I have been teaching Marley to sew, a skill that I have collected in tidbits from both my parents, and both my grandmothers. My mom and her mom were very dedicated to following patterns. My dad and his mom were quite bold when it came to winging it and sewing by hand.
I consider my rudimentary sewing skills to be some of the most treasured practical skills that I have. Marley can now thread a needle, knot the thread, make stitches, and tie off the stitches at the end. I recently tried to throw away a tattered old pair of her underwear that had holes, but she insisted on mending them instead. She now proudly wears them, and I proudly pretend I am Caroline Wilder, raising pioneer children. Next stop, making balloons out of pig-bladders to play with. Simple pleasures!
Also, Marley mended a gaping hole in one of her favorite blankets, then tore out the stitches, deciding she liked it much better with the hole.
While she sewed, I brushed and braided her hair, which is like fine spiders silk but as dense and pale as pound cake. In the back ground, an uninterested fairy with droopy wings pretended to be the princess of the puppies.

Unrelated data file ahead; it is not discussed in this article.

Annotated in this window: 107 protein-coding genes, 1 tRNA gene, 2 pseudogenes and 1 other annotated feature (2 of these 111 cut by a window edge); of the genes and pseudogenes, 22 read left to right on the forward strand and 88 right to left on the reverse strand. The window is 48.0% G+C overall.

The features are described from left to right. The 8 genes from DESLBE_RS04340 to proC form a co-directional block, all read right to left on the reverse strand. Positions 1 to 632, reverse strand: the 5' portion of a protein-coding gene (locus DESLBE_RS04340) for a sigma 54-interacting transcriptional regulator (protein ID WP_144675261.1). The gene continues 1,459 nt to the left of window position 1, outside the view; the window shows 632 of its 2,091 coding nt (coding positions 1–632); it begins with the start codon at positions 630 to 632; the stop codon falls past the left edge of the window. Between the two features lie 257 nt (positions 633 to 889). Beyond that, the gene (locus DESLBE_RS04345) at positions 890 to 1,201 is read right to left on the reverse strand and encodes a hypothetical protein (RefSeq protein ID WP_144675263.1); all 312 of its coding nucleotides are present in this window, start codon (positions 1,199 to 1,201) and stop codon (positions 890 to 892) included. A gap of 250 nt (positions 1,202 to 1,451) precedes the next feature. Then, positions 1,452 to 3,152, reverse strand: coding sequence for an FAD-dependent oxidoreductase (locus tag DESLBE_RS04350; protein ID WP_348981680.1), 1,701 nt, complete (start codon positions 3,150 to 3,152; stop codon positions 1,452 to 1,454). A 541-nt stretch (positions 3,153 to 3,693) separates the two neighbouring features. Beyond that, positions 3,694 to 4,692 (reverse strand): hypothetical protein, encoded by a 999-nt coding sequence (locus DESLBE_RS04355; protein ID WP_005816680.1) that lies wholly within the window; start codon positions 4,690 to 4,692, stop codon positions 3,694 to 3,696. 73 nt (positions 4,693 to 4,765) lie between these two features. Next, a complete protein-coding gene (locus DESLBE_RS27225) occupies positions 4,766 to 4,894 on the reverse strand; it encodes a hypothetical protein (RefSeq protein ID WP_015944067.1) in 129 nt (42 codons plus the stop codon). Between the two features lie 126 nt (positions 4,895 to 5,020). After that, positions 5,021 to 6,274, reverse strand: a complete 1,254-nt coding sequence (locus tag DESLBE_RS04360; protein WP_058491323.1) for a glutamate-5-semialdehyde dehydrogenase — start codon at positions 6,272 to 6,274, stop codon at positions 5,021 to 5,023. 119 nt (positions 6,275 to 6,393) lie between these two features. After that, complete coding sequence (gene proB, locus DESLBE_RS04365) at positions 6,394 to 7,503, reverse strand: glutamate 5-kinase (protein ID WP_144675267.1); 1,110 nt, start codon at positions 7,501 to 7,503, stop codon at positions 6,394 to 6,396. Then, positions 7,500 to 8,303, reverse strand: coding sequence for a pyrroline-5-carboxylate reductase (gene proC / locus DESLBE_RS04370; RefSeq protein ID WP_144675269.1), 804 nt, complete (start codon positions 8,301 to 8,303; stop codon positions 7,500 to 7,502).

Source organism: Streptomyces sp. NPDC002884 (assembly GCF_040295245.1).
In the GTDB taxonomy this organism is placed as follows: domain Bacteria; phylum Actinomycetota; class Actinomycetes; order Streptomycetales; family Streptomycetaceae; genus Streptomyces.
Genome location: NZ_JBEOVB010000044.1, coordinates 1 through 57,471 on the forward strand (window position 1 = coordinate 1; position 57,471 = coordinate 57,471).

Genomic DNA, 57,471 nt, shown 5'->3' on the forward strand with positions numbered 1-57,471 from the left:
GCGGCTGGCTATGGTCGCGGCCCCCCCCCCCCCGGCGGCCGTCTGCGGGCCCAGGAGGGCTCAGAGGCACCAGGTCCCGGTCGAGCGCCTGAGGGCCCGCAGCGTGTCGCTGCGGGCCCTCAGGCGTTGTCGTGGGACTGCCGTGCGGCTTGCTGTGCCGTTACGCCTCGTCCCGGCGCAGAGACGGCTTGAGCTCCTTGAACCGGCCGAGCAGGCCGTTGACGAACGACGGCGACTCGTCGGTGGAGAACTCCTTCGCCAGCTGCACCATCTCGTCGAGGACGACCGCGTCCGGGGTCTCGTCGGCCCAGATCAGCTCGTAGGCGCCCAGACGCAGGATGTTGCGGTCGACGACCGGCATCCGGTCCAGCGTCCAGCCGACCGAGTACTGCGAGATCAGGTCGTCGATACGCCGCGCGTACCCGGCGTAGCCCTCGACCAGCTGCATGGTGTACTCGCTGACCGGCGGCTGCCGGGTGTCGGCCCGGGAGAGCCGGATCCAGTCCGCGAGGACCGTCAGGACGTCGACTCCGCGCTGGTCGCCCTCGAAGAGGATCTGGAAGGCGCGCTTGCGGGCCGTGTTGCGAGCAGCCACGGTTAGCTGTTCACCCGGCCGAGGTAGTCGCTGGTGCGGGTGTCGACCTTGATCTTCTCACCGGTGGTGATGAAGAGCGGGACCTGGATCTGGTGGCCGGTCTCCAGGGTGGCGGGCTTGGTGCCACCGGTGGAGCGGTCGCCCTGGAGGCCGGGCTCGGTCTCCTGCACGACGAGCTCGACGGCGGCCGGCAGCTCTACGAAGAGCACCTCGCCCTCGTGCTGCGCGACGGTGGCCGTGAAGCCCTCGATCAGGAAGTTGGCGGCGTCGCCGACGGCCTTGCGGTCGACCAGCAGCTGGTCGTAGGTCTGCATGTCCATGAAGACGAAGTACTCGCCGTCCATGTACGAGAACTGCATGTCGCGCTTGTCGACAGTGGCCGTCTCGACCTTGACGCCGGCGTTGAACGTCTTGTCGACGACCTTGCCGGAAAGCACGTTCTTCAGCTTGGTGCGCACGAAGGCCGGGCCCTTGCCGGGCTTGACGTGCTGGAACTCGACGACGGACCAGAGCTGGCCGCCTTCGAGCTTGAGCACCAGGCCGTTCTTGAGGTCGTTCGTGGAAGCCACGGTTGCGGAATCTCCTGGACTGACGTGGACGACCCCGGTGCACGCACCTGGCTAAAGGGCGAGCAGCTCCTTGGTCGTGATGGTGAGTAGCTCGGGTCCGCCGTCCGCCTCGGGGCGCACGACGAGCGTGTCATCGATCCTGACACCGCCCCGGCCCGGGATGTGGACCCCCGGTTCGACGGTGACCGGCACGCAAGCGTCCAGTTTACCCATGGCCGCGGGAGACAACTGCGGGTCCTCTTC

For fun, I wrapped Marley’s dutch braid into a bun and pinned it with my incredible long steel 2 prong pins that I am obsessed with. I get them from an online shop called Mennonite Maidens. You should seriously check these chicks out.
Do you have daughters or long haired sons? Tea and Braids is a lovely evening-time bonding tradition for children and their parents. My girls love having braids in their hair, and then mermaid-y waves for the days following.
For Halloween this year, Marley was a vampire witch, and Selah was a ballerina. I was thankful for our big costume trunk, and all the times it has covered our asses when we needed a costume in a pinch.
Our costume chest is so full of random things passed down from friends, from my closet, from grand parents, clothing swaps you name it. It is a lovingly curated collection of perfectly shabby and colorful sparkly tattered randomness.